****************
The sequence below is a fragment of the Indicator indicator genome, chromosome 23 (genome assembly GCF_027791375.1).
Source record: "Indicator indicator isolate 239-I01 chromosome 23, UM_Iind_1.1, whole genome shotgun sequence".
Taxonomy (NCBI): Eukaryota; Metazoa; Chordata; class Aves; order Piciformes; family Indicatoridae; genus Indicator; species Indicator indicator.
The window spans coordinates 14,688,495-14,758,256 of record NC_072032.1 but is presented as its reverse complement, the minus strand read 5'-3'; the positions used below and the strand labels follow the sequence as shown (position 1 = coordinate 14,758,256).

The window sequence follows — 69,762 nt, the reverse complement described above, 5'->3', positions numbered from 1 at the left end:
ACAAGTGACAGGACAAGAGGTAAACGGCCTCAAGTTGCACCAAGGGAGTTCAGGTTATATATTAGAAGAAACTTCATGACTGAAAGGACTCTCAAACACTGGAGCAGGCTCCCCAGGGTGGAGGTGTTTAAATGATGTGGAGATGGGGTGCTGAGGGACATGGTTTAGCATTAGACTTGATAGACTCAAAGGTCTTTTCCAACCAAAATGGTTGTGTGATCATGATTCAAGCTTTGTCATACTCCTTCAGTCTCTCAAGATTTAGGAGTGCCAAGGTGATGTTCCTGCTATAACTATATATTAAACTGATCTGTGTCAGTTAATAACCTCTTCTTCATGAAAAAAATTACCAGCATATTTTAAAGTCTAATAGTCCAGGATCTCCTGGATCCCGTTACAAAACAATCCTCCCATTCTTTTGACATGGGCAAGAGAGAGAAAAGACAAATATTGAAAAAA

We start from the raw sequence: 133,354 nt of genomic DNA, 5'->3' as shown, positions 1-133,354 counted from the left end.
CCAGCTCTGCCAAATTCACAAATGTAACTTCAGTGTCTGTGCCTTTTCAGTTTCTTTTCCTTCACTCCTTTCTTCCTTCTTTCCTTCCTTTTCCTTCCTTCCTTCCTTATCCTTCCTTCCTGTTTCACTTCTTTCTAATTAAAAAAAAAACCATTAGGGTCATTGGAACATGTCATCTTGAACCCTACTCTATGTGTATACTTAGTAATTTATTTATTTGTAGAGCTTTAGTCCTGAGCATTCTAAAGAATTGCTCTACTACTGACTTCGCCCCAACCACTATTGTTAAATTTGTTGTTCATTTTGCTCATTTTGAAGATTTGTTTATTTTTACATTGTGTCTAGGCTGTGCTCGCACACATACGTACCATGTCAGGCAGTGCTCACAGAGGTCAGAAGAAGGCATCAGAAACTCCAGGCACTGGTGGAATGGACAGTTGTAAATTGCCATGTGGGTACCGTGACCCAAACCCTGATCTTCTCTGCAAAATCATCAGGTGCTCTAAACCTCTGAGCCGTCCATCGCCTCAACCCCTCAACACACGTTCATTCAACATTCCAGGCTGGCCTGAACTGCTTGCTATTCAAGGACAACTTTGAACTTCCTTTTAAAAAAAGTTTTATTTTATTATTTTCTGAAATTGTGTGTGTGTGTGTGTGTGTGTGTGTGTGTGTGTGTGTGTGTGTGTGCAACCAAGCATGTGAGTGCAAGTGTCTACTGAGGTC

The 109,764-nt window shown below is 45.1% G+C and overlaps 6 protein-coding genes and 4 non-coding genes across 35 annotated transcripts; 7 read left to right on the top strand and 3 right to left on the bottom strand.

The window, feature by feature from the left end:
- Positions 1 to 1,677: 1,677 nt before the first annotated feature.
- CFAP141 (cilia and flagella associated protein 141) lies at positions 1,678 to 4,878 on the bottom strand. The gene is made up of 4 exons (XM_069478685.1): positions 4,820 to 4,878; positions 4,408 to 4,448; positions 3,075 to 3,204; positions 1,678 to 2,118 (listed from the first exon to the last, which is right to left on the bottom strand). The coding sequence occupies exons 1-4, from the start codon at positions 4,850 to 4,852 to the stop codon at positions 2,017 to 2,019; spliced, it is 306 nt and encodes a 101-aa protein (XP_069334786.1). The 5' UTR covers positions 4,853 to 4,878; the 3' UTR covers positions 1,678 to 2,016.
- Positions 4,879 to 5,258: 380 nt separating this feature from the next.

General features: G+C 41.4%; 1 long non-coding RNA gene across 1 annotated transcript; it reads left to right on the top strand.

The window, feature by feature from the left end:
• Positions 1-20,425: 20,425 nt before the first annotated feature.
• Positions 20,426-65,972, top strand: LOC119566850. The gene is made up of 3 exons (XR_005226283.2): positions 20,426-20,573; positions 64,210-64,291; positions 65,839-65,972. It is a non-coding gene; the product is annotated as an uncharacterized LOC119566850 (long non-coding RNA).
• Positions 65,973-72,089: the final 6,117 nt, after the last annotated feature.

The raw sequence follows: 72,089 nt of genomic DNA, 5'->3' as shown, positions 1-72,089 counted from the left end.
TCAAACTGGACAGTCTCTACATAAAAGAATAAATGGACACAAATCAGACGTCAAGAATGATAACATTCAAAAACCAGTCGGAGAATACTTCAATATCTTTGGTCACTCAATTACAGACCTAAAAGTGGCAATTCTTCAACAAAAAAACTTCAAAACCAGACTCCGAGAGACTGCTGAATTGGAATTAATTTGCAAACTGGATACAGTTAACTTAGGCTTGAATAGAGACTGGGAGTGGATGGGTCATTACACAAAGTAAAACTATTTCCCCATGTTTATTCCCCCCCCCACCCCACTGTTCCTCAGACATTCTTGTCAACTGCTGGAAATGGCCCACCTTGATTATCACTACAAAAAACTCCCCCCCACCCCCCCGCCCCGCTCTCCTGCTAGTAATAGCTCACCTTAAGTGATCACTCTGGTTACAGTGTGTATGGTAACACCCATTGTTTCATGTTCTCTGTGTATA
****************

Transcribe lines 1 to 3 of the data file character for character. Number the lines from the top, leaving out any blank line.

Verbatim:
The sequence below is a fragment of the Indicator indicator genome, chromosome 23 (genome assembly GCF_027791375.1).
Source record: "Indicator indicator isolate 239-I01 chromosome 23, UM_Iind_1.1, whole genome shotgun sequence".
Taxonomy (NCBI): Eukaryota; Metazoa; Chordata; class Aves; order Piciformes; family Indicatoridae; genus Indicator; species Indicator indicator.